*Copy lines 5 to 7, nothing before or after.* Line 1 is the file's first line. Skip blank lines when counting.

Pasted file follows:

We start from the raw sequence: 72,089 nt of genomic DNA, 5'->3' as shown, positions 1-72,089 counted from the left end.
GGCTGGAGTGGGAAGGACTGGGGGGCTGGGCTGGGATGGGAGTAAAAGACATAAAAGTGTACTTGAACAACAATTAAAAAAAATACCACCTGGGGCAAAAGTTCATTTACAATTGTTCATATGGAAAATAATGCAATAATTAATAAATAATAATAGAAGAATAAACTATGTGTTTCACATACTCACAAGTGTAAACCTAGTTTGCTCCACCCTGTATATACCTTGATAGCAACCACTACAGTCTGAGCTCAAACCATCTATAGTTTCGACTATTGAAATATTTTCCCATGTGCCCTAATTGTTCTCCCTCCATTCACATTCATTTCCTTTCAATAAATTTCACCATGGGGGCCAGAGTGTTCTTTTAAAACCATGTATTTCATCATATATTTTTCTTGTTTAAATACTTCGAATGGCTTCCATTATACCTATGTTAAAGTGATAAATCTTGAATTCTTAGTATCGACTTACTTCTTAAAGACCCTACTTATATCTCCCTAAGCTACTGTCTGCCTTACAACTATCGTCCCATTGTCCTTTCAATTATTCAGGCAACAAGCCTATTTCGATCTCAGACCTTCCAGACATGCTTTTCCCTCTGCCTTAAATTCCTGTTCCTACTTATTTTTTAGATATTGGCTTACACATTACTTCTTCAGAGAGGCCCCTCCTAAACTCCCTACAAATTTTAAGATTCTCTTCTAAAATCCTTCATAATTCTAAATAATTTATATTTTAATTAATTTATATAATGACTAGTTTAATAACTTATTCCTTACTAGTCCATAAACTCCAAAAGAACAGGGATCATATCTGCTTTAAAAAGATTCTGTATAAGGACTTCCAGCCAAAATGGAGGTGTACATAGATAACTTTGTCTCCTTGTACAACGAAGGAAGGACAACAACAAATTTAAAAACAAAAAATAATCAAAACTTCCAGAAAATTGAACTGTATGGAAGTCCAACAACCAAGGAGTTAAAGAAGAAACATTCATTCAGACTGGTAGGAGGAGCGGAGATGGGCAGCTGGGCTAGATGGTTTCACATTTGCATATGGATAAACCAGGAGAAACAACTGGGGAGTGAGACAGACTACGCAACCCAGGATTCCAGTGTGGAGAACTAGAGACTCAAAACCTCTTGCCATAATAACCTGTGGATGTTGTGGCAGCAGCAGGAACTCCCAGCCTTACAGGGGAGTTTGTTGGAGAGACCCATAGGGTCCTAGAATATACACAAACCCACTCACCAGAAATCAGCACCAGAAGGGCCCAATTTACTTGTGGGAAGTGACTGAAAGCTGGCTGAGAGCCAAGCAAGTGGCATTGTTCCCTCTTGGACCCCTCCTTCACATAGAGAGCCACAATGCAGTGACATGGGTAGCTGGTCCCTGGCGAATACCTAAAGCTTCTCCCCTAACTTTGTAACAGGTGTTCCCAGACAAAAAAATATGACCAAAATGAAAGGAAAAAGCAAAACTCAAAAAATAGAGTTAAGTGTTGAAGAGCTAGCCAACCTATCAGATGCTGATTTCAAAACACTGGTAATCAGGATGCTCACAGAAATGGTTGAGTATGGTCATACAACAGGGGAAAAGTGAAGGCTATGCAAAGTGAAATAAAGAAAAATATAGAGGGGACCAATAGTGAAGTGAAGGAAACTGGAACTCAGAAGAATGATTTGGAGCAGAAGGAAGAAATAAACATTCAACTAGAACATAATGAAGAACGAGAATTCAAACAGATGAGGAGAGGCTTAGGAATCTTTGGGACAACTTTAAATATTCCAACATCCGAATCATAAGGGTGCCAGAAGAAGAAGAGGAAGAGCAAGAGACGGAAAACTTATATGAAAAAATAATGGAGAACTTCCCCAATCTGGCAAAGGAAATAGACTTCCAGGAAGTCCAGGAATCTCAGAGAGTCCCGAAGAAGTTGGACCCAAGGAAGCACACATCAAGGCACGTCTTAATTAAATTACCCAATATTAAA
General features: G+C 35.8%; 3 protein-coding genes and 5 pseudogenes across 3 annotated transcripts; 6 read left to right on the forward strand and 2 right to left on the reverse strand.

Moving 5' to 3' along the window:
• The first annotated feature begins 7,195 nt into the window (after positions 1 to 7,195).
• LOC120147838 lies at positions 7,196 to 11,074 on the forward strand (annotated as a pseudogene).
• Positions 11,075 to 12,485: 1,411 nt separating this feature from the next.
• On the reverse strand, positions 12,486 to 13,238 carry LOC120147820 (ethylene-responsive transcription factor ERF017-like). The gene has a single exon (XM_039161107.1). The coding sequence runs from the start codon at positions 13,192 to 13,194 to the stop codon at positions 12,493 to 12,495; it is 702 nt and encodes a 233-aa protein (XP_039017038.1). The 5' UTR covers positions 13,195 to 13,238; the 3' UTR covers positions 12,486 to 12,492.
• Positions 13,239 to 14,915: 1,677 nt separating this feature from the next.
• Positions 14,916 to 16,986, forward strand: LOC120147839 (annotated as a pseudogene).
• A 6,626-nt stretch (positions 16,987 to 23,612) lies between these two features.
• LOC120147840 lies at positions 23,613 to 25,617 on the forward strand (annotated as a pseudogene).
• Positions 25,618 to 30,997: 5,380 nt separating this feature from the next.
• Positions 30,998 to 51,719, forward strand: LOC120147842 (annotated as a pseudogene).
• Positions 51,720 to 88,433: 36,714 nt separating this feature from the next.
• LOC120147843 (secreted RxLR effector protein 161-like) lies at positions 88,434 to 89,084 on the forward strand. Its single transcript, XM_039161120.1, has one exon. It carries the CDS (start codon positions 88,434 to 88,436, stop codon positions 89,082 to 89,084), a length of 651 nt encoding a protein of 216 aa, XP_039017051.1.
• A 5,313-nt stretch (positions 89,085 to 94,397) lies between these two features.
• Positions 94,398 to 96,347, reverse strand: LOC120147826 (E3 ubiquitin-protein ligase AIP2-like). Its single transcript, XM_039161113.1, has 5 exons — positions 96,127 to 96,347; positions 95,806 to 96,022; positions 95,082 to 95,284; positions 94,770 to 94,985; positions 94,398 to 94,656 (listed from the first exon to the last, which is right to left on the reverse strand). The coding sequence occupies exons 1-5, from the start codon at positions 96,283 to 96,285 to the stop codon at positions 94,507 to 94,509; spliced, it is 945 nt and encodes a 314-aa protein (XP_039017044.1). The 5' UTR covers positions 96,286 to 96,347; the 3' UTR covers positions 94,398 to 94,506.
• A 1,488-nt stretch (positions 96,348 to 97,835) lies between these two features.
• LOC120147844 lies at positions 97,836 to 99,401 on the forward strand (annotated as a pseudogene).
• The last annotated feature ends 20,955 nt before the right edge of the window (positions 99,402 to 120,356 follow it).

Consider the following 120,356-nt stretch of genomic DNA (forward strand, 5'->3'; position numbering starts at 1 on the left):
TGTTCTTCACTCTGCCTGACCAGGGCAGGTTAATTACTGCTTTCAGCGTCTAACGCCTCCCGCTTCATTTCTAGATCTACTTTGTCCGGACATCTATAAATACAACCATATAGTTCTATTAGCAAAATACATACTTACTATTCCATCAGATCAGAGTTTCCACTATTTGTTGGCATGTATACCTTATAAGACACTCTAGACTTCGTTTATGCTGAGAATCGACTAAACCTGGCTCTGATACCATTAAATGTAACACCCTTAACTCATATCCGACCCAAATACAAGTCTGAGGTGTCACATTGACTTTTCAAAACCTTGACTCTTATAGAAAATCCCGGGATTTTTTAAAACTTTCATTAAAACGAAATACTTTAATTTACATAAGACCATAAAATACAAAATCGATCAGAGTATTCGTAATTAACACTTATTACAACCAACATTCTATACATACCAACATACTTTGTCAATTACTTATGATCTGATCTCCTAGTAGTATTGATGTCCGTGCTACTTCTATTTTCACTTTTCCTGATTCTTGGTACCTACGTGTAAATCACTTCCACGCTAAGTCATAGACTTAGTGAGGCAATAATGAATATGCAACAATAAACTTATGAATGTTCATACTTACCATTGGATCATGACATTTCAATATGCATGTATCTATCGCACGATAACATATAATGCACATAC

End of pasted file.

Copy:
• The first annotated feature begins 7,195 nt into the window (after positions 1 to 7,195).
• LOC120147838 lies at positions 7,196 to 11,074 on the forward strand (annotated as a pseudogene).
• Positions 11,075 to 12,485: 1,411 nt separating this feature from the next.